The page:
Seems simple enough. For adults cause and effect feels like common sense. But to babies and young children, this is something yet to be learned, and picture books are an excellent place to start.
Understanding a story’s causality is about more than mastering a one-off intellectual problem. More generally it is about learning to anticipate the next narrative step and predict what will happen. This is what reading is all about. Picture books that construct story and plot around cause and effect are introducing your child to one of the building blocks they need to learn to read.
Do you remember the story about the The Great Big Enormous Turnip? No one could pull it out. The old man could not, nor when his wife helped, nor when their granddaughter helped, nor the dog or the cat. Only when the mouse helped did the turnip come up.
Not only will your child anticipate this outcome, they will feel the immense pleasure at the mouse – the littlest of all – being the final and important cause of this effect! It is reassuring and gratifying for young children to know that, even when you are the littlest, sometimes everyone needs you.
Pamela Allen’s Who Sank the Boat? also plays with cause and effect. We begin by looking down upon the setting of this tale, a little bay with a jetty and our eyes are drawn to the boat, the title having told us of the complication about to unfold. Over the page we meet the characters, four rather fat animals – a cow, a donkey, a sheep and pig – and a “tiny little mouse” whose significance is signalled by the double adjective.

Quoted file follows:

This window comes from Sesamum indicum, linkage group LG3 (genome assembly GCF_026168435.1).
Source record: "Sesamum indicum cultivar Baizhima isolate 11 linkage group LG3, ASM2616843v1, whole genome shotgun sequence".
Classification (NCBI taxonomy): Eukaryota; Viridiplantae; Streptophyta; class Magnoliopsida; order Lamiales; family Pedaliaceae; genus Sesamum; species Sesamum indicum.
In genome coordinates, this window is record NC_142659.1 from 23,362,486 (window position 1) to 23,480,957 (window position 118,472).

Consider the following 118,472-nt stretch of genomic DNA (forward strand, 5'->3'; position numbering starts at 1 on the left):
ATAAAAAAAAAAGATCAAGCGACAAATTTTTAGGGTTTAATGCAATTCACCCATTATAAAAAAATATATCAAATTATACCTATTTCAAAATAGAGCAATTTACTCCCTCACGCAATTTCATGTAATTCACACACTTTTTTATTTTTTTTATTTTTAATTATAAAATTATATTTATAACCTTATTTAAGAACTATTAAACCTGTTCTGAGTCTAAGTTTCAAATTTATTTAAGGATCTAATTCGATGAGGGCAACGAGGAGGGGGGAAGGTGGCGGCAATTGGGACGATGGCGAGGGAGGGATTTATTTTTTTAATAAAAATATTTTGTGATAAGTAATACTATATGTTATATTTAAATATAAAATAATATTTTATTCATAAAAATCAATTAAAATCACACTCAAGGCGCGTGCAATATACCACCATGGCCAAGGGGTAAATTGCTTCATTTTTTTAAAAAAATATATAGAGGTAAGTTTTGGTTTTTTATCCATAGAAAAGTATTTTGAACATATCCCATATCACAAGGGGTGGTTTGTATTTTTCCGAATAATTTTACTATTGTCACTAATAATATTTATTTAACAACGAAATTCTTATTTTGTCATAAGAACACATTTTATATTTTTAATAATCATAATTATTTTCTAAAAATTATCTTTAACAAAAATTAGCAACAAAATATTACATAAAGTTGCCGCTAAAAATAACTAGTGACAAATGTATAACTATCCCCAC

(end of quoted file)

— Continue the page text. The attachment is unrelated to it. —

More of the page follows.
The tale turns on the question of responsibility and causality: someone is to blame for sinking the boat! But who? Cause and effect are imposed from the outset as together you and your child consider the facts and weigh up the possibilities.
First the cow gets in, then the donkey, then the pig and sheep. The boat sits very low indeed in the water! Finally, the little mouse gets in and….
You guessed it, the boat sinks! The story ends, without any concluding remarks on whose fault it actually is and a direct address to readers: “You DO know who sank the boat.” Do you?
Logically, of course, it was the mouse. Yet, because the effect is something unhappy – boats are not meant to sink! – rather than something good – an enormous turnip that can feed everyone – Allen is inviting her adult and child readers to “un-construct” cause and effect stories. We begin to think that maybe, rather than an individual being at fault it is the totality of the weight that is the cause.
By asking us to think about causality, Who Sank the Boat? introduces early reading concepts to its child audience. As you read together, encourage your child to think about, and predict what might happen next, and then after the “effect”, pause to reflect and think about all the possible “causes” that came before. Sometimes they are not as straightforward as first thought.
By Jo Purcell, a previous Canberra playgroup mum and Masters candidate in Children’s Literature at Macquarie University, Sydney.